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Obsidian Entertainment - Feargus Urquhart Interview

by Dhruin, 2009-06-12 23:21:41

Feargus chats to GameBanshee about his life and times.  On the challenges of making NWN2:

GB: The second title you released under Obsidian Entertainment was Neverwinter Nights 2. Can you give us a brief overview of how you secured the rights to work on the game, and what challenges you faced during its development?

Feargus: Securing the rights to create it is probably more than what we really did. Atari was looking to have NWN2 made and Bioware wasn't in the position to make it at the time. So, we talked to Atari about doing it and due to our relationship with Bioware, knowledge of their technology ,tools and our familiarity with D&D and Neverwinter itself (I worked on the cored game idea with Ray, Greg and Trent when we were first thinking of the title) it just made sense for Atari to go with us.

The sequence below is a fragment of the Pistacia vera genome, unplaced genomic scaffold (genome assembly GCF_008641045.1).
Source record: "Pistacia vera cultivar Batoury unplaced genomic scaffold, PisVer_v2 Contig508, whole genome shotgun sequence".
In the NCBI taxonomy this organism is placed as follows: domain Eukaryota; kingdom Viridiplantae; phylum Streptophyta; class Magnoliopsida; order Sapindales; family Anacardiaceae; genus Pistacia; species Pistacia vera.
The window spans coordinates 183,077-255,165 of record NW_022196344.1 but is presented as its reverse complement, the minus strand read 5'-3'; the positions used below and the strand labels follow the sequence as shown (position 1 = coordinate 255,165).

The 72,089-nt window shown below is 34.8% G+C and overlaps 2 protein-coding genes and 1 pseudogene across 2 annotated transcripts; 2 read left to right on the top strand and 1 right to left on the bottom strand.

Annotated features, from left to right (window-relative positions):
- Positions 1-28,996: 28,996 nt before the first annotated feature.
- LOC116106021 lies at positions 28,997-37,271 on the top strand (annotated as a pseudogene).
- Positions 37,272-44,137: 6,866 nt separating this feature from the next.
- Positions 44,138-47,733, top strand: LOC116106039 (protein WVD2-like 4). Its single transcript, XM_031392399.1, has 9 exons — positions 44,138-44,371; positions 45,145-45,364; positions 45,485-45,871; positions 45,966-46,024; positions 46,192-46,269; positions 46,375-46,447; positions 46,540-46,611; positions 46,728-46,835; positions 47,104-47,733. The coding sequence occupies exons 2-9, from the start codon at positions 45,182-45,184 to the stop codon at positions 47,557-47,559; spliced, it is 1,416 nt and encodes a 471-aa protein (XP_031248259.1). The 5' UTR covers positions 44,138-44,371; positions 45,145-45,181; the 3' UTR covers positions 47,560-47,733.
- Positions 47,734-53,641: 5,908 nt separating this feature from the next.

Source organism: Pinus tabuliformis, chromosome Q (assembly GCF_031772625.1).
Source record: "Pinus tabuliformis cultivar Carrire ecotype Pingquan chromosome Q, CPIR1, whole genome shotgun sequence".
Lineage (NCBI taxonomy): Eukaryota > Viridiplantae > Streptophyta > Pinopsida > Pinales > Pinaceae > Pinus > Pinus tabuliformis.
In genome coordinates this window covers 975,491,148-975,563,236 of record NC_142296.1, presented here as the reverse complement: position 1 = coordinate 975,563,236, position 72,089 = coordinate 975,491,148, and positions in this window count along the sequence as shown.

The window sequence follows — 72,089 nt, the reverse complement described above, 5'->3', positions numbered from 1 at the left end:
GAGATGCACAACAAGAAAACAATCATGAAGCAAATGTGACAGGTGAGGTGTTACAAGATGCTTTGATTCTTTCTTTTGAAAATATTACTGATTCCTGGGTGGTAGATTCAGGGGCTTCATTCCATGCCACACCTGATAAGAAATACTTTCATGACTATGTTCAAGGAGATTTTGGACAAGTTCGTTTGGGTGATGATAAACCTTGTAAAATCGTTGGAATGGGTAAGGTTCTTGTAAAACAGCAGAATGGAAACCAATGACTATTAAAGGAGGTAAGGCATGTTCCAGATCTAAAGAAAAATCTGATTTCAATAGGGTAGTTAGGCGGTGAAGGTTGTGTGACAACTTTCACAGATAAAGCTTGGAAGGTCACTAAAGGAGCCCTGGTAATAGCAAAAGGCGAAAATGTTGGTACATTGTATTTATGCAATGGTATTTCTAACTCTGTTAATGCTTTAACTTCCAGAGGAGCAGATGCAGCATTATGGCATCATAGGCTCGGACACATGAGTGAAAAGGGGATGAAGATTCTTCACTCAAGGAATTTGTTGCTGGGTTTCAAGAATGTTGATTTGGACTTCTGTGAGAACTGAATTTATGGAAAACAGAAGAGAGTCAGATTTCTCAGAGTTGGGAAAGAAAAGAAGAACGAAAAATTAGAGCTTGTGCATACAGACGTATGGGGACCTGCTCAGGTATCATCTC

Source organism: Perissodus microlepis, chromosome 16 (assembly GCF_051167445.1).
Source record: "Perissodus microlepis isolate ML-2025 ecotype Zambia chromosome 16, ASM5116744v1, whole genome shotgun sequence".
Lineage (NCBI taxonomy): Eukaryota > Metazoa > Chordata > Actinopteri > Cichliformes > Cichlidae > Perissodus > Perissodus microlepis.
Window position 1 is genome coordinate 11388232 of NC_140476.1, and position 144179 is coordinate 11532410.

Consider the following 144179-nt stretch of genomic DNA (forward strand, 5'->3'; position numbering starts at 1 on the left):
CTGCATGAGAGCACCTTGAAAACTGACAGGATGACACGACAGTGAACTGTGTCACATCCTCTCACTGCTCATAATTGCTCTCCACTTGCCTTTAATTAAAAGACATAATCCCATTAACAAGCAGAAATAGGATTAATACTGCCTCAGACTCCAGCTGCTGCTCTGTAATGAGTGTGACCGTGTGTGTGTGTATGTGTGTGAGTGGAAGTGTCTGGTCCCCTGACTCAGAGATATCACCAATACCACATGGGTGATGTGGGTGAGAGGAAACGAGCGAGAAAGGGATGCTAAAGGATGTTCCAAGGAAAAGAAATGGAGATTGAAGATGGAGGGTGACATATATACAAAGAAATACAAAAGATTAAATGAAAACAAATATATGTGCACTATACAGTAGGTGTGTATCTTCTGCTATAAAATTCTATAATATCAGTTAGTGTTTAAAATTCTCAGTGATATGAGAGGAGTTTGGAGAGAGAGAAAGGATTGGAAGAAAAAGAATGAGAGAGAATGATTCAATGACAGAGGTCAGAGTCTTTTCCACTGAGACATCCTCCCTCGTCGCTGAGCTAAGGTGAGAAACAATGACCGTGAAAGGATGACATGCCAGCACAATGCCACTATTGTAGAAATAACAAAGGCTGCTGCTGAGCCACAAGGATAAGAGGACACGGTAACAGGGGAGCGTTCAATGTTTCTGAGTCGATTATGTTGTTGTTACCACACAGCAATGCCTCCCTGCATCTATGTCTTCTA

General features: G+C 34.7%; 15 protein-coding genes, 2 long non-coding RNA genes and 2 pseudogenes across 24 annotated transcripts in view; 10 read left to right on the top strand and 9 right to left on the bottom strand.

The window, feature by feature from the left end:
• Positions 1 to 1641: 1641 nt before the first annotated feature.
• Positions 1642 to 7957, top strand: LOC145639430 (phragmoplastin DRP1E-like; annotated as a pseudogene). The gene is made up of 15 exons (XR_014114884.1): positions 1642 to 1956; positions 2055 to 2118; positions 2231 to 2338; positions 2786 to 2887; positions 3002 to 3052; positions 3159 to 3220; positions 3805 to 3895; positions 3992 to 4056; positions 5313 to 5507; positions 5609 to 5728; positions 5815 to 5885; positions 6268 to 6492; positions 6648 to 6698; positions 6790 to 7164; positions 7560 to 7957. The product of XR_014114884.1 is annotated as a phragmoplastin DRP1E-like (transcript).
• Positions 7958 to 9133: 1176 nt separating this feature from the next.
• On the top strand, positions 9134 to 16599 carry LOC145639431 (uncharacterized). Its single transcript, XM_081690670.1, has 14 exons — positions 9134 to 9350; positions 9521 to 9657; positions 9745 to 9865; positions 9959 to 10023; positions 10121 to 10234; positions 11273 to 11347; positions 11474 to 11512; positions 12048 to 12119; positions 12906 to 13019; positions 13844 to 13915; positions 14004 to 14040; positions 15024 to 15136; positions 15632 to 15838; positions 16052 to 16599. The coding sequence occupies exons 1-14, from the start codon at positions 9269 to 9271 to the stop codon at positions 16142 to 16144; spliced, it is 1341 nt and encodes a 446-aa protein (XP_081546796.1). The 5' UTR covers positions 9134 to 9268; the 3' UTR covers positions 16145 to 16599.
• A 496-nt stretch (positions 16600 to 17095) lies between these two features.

The challenges that we had while working on the game were a number of things and many of them come down to next-gen games and us growing our studio. The first of those - "next-gen games", caused a lot of issues. When we started working on it 2004, there were already amazing screen shots of what every next-gen game was going to look like. Originally, NWN2 was going to be on both the PC and Xbox360. So, we moved forward on creating a next-gen game, however the budget was higher than what our publisher was used to at the time and so we were both making mistakes. To reduce risk, they asked us to put a prototype together very quickly so, we hacked something together. Unfortunately, it was so much of a hack that it really didn't help us get ready for production. We were still trying to put our tools together and un-hack everything while we were supposed to be making final levels. The responsibility for that all happening really lies on both Obsidian and Atari. Atari shouldn’t have pushed us to create a prototype so quickly and we shouldn't have agreed to do it. I put it that way, because I think it's important that developers take responsibility for things that happen in our industry and that it's not just the "big bad" publishers that have done everything wrong. What is also important is to look at this as mistakes that were made not that people were dumb or evil. Both Atari and Obsidian were figuring out, like everyone else in the industry, how to make big next-gen games and mistakes were inevitable.

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